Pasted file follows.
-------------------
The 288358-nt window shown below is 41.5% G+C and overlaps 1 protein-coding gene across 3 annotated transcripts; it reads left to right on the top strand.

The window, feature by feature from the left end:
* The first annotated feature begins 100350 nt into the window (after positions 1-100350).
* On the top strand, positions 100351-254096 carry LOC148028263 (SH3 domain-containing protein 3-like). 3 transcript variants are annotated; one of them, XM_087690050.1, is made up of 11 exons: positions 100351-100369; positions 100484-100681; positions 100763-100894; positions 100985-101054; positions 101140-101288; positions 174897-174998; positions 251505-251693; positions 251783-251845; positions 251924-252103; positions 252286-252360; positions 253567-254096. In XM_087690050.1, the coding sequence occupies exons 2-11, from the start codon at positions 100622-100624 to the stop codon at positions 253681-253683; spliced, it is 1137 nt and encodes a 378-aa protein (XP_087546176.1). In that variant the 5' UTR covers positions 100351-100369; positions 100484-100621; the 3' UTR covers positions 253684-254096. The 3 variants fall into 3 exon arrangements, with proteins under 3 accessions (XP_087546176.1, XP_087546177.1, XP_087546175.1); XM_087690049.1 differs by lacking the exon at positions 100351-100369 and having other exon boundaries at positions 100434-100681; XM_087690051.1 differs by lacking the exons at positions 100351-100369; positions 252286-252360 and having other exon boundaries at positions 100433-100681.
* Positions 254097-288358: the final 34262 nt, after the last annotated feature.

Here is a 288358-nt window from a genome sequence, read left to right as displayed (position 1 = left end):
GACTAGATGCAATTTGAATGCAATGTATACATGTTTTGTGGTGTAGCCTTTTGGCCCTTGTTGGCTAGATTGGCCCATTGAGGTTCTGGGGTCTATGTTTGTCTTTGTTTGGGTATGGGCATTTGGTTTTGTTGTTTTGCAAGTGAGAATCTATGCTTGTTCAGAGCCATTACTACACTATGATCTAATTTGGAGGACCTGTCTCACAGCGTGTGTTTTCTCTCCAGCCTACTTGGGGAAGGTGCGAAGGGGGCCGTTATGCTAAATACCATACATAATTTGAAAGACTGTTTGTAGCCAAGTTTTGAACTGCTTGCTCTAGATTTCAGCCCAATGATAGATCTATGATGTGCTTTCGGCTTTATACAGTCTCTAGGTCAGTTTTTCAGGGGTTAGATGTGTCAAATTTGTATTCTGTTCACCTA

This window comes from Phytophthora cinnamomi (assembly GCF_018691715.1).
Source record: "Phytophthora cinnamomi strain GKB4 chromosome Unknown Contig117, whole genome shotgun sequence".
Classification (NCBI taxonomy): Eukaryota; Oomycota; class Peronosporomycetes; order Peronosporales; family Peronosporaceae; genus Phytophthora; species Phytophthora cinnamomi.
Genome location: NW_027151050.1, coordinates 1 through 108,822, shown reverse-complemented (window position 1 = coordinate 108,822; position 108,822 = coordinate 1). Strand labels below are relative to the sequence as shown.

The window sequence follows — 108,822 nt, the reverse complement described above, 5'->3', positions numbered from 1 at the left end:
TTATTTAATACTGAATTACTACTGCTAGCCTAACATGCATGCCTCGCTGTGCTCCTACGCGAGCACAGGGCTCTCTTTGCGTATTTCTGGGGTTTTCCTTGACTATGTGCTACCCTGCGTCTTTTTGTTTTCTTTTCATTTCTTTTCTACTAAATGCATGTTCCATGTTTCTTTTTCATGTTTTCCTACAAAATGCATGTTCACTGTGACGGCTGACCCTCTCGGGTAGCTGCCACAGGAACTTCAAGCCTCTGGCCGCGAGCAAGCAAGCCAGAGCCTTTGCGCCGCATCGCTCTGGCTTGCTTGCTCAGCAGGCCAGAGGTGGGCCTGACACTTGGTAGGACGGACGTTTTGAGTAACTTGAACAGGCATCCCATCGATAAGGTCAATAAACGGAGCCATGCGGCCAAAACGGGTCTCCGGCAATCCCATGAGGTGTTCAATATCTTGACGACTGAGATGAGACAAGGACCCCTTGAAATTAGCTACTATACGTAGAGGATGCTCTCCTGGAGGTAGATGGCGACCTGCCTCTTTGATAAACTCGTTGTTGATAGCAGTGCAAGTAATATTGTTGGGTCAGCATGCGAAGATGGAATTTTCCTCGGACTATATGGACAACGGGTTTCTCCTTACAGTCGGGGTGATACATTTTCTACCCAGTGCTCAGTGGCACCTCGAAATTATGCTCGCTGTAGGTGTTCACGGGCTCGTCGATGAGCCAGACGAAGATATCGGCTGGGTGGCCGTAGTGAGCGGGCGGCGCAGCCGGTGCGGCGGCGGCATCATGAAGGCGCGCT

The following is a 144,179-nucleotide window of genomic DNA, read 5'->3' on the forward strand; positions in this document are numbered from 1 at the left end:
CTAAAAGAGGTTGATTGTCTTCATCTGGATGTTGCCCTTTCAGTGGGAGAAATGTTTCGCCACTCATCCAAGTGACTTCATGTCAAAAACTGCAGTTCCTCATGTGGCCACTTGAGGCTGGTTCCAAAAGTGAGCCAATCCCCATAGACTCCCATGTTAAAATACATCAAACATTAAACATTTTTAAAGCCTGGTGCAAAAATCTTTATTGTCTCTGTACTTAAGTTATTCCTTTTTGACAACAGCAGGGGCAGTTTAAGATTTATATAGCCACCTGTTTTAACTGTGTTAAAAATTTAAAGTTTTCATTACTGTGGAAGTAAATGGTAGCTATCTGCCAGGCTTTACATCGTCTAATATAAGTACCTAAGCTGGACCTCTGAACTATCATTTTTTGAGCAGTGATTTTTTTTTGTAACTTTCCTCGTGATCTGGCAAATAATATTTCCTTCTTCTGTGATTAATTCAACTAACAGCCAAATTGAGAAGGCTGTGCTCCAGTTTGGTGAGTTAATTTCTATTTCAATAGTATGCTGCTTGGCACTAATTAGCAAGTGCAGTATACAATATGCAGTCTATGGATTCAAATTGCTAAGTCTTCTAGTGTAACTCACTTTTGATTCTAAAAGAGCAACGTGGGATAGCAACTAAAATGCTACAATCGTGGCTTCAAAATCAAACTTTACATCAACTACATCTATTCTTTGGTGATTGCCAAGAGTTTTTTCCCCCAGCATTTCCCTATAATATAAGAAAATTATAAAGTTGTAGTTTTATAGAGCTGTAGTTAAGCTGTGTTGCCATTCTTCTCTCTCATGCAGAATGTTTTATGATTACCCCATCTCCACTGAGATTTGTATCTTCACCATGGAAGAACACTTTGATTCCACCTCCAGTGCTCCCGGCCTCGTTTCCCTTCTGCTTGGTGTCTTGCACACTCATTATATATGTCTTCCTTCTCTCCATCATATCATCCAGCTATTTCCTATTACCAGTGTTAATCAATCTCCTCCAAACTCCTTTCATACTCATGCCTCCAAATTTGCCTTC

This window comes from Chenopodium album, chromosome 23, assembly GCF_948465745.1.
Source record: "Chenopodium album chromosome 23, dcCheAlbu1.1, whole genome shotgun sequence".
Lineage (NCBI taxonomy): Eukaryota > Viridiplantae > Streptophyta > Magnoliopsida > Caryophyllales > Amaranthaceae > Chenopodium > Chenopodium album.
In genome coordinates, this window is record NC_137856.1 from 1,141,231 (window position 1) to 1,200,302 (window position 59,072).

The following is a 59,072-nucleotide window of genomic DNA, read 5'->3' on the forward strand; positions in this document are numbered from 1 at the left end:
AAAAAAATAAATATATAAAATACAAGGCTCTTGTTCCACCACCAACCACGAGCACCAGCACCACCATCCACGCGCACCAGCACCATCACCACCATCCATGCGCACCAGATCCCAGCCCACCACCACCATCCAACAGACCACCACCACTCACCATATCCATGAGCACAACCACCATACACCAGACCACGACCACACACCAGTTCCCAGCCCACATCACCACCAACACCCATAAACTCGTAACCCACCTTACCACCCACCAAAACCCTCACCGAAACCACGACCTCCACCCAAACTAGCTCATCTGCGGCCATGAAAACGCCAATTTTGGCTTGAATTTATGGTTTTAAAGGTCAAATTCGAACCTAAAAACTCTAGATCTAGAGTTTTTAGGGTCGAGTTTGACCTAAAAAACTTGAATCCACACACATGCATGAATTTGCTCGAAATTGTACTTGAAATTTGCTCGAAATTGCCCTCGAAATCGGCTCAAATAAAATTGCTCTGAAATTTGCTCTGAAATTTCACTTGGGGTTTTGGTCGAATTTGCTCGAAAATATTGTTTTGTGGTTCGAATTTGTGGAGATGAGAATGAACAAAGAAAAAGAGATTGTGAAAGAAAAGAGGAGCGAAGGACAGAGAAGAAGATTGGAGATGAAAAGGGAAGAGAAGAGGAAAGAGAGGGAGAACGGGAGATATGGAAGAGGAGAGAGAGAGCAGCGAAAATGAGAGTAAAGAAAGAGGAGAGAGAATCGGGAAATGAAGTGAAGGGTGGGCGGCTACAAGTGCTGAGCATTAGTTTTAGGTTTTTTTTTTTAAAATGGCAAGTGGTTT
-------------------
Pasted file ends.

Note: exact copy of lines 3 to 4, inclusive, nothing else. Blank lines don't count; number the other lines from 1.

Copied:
* The first annotated feature begins 100350 nt into the window (after positions 1-100350).
* On the top strand, positions 100351-254096 carry LOC148028263 (SH3 domain-containing protein 3-like). 3 transcript variants are annotated; one of them, XM_087690050.1, is made up of 11 exons: positions 100351-100369; positions 100484-100681; positions 100763-100894; positions 100985-101054; positions 101140-101288; positions 174897-174998; positions 251505-251693; positions 251783-251845; positions 251924-252103; positions 252286-252360; positions 253567-254096. In XM_087690050.1, the coding sequence occupies exons 2-11, from the start codon at positions 100622-100624 to the stop codon at positions 253681-253683; spliced, it is 1137 nt and encodes a 378-aa protein (XP_087546176.1). In that variant the 5' UTR covers positions 100351-100369; positions 100484-100621; the 3' UTR covers positions 253684-254096. The 3 variants fall into 3 exon arrangements, with proteins under 3 accessions (XP_087546176.1, XP_087546177.1, XP_087546175.1); XM_087690049.1 differs by lacking the exon at positions 100351-100369 and having other exon boundaries at positions 100434-100681; XM_087690051.1 differs by lacking the exons at positions 100351-100369; positions 252286-252360 and having other exon boundaries at positions 100433-100681.